by Mish Daniel | Free Information
Australia is still in the midst of a property boom predicted to last beyond 2022. As we continue to navigate the post-pandemic world, many interesting phenomena are changing the way and rate that commercial property is being purchased.
According to CoreLogic, the leading property analysts for Australia and New Zealand, this year has seen the highest upswing in the housing market in 30 years – something that is “absolutely rare”.
So how does this relate to commercial property?
Factors Affecting Commercial Property Value
Whether you’re looking to invest in commercial office space, warehouse space or retail space, understanding the elements that determine property value is critical for a positive cash flow investment.
Australia’s commercial real estate market research study focuses on market activities in important sub sectors such as offices, retail, industrial, and multifamily.
The study looks at the population, city-level GDP, business and commercial construction activity, demography, and other aspects in Australia’s major cities.
The factors affecting value in commercial real estate can be broadly divided into three categories:
Economic factors that affect property valuation include both supply and demand operators, such as:
- interest rates (obviously!)
- real GDP growth
- wage growth
- the unemployment rate
- the household savings rate
- migration rates and changes in the overall population
For example, all property values in Australia’s two largest cities have increased dramatically compared to the rest of the country. Sydney has seen a population increase of over 2% in the past 5 years, while Melbourne’s population has increased by over 3.7% taking its population to 5 million people.
As a result of this population boom, the demand for commercial property has risen to support growing communities with essential infrastructures like hospitals, shopping centres, restaurants and offices.
After the inauguration of several government initiatives throughout Sydney, we have already seen the impact of enhanced transportation quality. Property prices in Liverpool, for example, have risen as the area has grown as a transportation hub for Sydney’s southwest. Since 2009, house prices in Liverpool have increased by 134 percent, roughly double the national average.
Higher activity in a location like Liverpool directly influences commercial property in increased demand for traditional retail property and strata, as small businesses try to capitalise on increased foot traffic. And, when a region grows, services such as legal companies and accounting firms become more prevalent.
Functionality & Appearance
The building’s age and its services (such as lifts and lobby) and how it appears are important.
Zoning and nearby structures (which tend to overlap with location) are also crucial considerations. For example, suppose a traditional retail property is located in an area dominated by flats, and there is a scarcity of restaurants to serve the residents. In that case, the retail property’s value may rise as eateries battle for space.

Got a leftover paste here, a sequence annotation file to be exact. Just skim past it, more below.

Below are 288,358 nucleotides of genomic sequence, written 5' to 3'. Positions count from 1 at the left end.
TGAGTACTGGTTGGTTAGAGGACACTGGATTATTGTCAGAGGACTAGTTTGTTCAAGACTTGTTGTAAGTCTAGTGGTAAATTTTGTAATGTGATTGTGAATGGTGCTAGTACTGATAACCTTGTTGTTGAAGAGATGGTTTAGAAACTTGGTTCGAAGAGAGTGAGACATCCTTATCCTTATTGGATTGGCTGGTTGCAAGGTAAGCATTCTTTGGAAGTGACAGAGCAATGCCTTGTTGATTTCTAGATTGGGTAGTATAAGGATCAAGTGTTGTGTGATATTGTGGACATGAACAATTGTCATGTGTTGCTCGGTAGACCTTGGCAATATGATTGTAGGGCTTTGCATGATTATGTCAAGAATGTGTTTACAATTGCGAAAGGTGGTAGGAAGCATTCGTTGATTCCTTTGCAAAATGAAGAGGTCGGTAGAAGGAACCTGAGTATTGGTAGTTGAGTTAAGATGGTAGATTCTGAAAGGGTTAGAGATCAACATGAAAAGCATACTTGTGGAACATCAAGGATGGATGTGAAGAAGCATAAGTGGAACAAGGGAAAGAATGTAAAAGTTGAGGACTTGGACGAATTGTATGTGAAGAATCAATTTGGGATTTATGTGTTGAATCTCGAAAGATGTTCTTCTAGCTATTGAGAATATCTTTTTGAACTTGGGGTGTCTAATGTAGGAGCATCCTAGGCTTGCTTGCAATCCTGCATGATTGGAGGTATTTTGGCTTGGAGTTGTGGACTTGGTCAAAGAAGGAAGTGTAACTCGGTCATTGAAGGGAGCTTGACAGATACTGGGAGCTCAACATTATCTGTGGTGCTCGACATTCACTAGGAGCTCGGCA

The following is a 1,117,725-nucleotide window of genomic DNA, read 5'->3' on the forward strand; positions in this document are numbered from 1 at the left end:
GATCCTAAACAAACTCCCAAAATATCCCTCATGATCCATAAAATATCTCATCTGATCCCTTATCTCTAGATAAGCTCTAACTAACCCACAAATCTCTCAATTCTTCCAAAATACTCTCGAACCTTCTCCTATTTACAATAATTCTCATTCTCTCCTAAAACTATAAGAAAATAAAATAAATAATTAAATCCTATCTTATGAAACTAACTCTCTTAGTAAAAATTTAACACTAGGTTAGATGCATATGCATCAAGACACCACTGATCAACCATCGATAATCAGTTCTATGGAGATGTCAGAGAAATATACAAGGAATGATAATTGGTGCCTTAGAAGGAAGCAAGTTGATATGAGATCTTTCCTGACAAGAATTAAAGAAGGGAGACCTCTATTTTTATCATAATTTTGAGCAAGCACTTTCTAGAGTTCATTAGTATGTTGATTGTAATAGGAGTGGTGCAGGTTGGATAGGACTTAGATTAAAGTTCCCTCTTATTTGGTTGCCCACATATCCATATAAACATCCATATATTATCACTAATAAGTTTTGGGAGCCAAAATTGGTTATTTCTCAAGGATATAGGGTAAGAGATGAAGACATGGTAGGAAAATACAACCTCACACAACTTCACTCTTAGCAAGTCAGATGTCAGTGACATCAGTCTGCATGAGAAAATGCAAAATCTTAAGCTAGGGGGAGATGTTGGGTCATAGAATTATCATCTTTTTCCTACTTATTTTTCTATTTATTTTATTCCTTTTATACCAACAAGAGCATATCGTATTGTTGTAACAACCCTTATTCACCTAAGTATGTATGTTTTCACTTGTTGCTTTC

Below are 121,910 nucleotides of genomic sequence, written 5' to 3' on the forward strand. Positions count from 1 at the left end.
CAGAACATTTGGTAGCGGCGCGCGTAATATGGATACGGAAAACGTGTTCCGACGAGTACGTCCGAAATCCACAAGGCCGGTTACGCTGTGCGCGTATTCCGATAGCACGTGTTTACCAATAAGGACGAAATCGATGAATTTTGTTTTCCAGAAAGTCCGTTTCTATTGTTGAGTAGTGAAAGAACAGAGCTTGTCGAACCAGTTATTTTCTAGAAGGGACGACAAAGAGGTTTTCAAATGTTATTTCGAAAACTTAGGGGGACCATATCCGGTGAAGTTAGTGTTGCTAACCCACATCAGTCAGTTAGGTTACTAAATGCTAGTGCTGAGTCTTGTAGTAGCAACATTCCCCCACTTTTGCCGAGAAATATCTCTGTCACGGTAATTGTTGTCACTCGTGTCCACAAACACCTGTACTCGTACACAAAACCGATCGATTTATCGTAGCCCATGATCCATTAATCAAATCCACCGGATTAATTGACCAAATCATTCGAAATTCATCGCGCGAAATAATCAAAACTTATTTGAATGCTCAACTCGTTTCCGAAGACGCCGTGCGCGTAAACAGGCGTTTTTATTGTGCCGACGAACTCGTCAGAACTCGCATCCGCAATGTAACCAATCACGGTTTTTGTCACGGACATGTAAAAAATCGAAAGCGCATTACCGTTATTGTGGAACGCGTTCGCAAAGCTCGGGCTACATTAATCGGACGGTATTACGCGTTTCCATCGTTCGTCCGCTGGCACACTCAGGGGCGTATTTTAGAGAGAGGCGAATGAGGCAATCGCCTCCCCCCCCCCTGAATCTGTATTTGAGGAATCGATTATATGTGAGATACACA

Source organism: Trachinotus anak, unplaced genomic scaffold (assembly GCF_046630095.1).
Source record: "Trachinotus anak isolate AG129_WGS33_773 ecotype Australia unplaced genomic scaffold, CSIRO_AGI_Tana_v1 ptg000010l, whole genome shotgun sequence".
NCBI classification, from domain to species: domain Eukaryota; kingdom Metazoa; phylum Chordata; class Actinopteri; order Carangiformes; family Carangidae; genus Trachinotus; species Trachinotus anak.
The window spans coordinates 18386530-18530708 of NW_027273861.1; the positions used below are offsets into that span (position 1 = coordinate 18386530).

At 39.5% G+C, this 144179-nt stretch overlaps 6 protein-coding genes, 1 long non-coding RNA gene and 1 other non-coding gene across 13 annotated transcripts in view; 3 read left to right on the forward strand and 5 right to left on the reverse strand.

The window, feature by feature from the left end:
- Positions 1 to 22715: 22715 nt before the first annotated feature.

Another factor is the growth potential. FSR (floor space ratio) boosts development potential, and valuation frequently follows suit.
Are property values going up?
Most analysts predict that house prices will continue to rise next year as the Australian economy’s stronger-than-expected rebound gets traction and bank financing remains affordable.
Market experts predict that prices will continue to rise after then, even if some places’ prices may begin to decline and revert to their long-term percentage annual growth rates in the low single digits.
There’s no denying that the long-term outlooks for Australia’s capital city markets have improved.
Economists and banks, some of whom expected a 30% drop in Australian home prices at the start of 2020, have virtually all significantly revised their forecasts.
They are considerably more cheery these days. According to research released recently by ANZ Bank, national house prices would climb by a healthy 17% through 2021 before dropping to 6% in 2022.
Australian Property Market Outlook
If these predictions come true, buyers and sellers might expect Federal Government involvement in the market to slow price growth. If property prices continue to rise, ANZ senior economist Felicity Emmett anticipates the Australian Prudential Regulation Authority (APRA) to deploy macroprudential measures to curb growth in 2022.
Other banks expect lending restrictions to be implemented as well. According to National Australia Bank chairman Phil Chronican, mortgage lending restrictions would make sense if regulators wanted to take some of the heat out of the hot housing market, which has been fueled by ultra-low debt.
However, any action to halt property loans would only have a short impact on house prices, which are ultimately inflated by insufficient supply and cheap money, according to the senior banker.
He suggests that policymakers intervene in the market through lending limits, known as macroprudential policy if they wish to keep reaping the economic benefits of very low rates without the asset price boom.
According to CBA Chief Executive Officer Matt Comyn, the Commonwealth Bank has increased its property price growth prediction for 2021 from 8% to 10%.
Property prices are likely to continue to rise this calendar year and next, but not at the same rate as in February and March, which was rather rapid.
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